how to stay productive over the holidays
How to Utilize Winter Break for Studying
Winter break is associated with holidays, company, free time, and relaxation. However, once the break ends, you get thrust back into the school routine. Many schools and colleges have midterms or other important tests scheduled in the new year, but even if yours doesn’t, break time disrupts your routine and your memory of your school subjects. By staying disciplined, though, you can avoid the holiday daze and stay on top of the next school term.
Setting a Study Schedule
Take a couple days off.When your break begins, you may feel burned out from school and excited about having time off. Take a couple days off to clear your mind recharge so you can return to your studies with motivation. Go on and sleep in, play video games, and do whatever else you want. Refreshing your mind will help you study better later.
Write out a list of goals.Gather up all the work you need to get done. Write assignments, goals, or concepts out on a piece of paper. Keep this paper on hand to remind yourself of the effort you need to put in as you complete goals.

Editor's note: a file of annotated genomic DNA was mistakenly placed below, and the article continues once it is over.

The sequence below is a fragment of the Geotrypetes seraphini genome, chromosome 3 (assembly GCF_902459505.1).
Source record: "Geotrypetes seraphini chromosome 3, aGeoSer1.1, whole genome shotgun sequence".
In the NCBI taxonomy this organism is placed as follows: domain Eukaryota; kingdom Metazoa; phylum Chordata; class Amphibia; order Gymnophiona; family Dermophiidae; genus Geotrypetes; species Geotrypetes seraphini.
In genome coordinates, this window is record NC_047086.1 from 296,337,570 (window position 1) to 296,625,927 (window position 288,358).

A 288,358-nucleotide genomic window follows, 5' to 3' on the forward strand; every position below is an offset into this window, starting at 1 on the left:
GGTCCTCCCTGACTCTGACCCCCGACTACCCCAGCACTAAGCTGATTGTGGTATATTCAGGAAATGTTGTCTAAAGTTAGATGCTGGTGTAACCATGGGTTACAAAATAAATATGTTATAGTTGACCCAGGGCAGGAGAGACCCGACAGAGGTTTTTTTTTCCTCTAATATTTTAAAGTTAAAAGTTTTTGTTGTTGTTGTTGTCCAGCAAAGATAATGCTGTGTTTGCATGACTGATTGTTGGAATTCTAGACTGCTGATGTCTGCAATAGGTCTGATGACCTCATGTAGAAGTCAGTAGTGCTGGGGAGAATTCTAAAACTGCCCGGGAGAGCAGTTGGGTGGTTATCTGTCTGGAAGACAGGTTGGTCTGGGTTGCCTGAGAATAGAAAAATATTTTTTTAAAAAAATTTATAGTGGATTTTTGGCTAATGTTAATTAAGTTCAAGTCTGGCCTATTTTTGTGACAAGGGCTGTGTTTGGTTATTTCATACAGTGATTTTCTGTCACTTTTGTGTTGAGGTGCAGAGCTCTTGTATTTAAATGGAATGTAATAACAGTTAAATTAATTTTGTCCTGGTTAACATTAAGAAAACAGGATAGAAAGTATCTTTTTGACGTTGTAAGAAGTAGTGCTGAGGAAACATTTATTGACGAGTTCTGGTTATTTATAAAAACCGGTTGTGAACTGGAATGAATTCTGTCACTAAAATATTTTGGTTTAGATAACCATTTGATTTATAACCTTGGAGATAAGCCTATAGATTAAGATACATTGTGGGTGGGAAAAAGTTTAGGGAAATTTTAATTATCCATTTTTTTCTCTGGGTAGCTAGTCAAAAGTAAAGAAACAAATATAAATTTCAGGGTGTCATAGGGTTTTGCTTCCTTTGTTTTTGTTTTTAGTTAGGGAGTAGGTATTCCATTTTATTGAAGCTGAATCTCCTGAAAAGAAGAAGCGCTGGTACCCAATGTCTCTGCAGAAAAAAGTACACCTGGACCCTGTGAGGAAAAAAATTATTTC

Prioritize subjects.Consider what subjects are going to be more difficult or work-intensive. If you have to write a book report, for example, get more of this work out of the way in the beginning so you’re not stuck at the end of the break with a stressful amount of work. Make these the first assignments on your list.
- Begin to formulate the order you’ll tackle these assignments. Alternate the subjects you study, possibly between easy and difficult subjects. Spacing out your efforts improves your memory.
Make a study agenda.Get a calendar if you need a visual reminder to study. On the calendar, block out the time you’ll have each day. Decide what subjects you’ll want to study on what days. You don’t have to stick exactly to this, but setting a routine helps keep you from procrastinating.
- An hour a day for studying is a fair balance between doing work and avoiding burnout. You can add more time later if you feel like it.
- Try scheduling some fun activities around study time, such as playing video games. This keeps you disciplined by establishing a schedule with rewards.
- If you can, schedule your study time for when you work best. You can do this by observing your habits during the day. If you’re most efficient during the morning, study then and leave less intensive activities for later.
Look ahead to what comes next.If you know what topic you’ll have to study after the break, now is a good time to look into it. If it is a difficult subject, break provides you an opportunity to read through the topic. Even if you don’t fully understand it, studying it now may make it easier to understand in class later.